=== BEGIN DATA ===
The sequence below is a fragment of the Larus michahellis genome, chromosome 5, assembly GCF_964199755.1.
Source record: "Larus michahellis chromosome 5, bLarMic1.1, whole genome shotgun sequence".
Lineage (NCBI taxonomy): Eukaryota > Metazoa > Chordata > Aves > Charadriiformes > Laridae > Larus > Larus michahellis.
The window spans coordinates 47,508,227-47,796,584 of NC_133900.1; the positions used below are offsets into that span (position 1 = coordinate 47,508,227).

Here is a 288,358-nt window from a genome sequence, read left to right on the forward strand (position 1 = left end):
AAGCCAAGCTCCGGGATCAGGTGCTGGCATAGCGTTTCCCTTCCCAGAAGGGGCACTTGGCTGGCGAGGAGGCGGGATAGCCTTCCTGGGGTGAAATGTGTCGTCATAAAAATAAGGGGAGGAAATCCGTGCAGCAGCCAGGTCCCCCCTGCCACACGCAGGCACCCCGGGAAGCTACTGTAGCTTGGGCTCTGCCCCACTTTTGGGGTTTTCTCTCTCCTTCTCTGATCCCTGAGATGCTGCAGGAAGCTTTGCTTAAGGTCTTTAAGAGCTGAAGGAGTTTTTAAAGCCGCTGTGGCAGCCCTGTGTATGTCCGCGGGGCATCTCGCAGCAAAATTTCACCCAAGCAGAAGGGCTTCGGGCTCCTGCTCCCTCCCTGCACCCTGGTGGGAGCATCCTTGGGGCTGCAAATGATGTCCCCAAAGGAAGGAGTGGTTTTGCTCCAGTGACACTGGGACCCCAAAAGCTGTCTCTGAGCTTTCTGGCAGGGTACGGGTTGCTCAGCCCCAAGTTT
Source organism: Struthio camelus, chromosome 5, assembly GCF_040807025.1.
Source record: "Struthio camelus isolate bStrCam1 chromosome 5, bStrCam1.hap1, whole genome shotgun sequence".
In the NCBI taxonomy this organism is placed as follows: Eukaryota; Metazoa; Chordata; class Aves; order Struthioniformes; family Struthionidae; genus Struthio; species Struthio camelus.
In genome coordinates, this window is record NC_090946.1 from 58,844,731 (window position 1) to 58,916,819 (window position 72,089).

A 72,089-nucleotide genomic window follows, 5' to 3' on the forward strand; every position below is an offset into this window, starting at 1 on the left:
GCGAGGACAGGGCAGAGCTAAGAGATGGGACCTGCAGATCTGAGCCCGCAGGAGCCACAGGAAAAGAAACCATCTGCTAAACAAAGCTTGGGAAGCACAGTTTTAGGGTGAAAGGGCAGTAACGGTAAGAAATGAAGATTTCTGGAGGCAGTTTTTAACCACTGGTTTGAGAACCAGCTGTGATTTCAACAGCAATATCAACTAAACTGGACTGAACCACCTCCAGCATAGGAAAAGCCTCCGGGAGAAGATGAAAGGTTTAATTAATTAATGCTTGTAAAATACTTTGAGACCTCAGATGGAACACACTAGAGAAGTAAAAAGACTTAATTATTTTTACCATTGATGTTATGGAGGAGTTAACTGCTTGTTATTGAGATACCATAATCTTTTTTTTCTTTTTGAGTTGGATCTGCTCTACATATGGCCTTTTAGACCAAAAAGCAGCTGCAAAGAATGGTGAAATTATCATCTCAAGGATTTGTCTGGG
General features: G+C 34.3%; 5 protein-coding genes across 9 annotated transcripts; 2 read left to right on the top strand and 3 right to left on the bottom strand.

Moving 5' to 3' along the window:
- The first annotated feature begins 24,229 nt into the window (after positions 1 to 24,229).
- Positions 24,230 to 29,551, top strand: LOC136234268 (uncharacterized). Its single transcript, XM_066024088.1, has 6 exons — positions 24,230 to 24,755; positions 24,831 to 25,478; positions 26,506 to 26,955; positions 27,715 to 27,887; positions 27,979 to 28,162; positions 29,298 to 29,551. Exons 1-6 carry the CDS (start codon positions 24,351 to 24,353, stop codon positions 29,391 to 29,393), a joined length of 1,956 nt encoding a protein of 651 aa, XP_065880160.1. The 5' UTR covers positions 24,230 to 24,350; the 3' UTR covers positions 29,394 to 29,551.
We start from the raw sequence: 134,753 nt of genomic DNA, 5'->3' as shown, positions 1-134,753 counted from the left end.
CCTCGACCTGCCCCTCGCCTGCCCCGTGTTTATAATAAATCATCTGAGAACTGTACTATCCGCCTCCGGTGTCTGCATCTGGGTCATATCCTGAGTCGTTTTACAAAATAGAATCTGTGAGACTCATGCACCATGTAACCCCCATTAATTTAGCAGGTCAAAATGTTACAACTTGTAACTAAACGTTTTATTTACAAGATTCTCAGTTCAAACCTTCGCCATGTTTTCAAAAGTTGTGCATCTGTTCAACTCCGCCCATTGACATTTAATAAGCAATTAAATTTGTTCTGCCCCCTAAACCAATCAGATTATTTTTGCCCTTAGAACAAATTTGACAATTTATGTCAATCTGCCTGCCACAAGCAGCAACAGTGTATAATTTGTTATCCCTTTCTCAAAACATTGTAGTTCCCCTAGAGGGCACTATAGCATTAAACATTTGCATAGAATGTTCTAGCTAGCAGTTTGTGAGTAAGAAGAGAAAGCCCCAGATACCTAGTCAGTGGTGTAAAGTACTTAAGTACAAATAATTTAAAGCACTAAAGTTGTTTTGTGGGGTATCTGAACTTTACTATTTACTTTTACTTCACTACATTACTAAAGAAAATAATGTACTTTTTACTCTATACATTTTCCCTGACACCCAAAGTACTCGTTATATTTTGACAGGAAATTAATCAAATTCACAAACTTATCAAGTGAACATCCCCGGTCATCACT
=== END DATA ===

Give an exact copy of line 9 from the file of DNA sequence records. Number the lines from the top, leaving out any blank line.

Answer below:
In the NCBI taxonomy this organism is placed as follows: Eukaryota; Metazoa; Chordata; class Aves; order Struthioniformes; family Struthionidae; genus Struthio; species Struthio camelus.